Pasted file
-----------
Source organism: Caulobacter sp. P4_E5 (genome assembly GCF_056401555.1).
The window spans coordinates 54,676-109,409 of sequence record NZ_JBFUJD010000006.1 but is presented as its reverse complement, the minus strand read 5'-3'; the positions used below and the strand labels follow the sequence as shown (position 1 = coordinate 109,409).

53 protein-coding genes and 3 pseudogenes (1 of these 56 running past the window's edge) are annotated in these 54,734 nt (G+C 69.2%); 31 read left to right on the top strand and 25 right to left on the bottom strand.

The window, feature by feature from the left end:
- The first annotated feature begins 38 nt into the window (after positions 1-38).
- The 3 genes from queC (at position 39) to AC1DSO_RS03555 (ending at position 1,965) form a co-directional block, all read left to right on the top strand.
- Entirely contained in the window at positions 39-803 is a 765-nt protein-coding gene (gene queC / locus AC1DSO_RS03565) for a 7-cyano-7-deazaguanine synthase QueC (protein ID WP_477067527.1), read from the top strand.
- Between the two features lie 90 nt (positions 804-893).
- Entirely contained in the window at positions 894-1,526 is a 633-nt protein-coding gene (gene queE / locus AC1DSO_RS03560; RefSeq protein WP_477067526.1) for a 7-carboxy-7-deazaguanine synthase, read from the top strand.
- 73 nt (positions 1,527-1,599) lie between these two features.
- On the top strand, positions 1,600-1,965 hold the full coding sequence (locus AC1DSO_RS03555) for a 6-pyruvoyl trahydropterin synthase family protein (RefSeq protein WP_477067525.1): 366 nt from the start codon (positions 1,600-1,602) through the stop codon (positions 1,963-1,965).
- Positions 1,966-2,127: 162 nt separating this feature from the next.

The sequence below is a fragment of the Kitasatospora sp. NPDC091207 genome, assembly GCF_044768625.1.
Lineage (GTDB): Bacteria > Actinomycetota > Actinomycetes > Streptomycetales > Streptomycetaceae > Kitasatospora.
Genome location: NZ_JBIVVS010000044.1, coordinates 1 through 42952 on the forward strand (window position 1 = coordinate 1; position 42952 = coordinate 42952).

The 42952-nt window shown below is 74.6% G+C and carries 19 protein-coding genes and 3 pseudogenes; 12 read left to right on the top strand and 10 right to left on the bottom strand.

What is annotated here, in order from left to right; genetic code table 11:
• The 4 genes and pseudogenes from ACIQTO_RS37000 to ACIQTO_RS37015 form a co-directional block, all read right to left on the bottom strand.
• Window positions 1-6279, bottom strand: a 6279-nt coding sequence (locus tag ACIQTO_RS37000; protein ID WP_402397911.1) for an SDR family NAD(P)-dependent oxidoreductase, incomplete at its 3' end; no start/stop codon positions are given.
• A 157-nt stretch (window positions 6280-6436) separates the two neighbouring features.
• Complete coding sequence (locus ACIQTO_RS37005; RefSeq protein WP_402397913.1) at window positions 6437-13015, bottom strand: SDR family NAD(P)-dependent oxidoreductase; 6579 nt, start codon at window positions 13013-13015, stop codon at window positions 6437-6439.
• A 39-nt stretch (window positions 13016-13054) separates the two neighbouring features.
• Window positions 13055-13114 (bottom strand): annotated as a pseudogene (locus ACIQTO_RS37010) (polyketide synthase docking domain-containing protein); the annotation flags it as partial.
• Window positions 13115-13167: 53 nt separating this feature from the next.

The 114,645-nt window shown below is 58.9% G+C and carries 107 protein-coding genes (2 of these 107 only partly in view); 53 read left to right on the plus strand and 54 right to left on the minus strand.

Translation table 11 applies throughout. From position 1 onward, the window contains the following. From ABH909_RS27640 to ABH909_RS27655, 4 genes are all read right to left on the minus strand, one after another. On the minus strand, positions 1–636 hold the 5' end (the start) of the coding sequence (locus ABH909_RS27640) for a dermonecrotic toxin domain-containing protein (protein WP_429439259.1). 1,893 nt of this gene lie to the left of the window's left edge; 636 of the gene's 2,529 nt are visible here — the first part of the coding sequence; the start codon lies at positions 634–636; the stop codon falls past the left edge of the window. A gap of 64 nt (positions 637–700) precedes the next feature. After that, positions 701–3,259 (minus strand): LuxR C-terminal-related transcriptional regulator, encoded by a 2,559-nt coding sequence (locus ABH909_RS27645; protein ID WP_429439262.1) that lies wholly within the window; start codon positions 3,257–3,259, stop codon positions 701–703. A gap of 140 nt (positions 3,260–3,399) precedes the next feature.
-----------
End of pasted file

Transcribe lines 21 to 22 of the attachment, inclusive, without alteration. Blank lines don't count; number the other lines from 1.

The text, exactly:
• Complete coding sequence (locus ACIQTO_RS37005; RefSeq protein WP_402397913.1) at window positions 6437-13015, bottom strand: SDR family NAD(P)-dependent oxidoreductase; 6579 nt, start codon at window positions 13013-13015, stop codon at window positions 6437-6439.
• A 39-nt stretch (window positions 13016-13054) separates the two neighbouring features.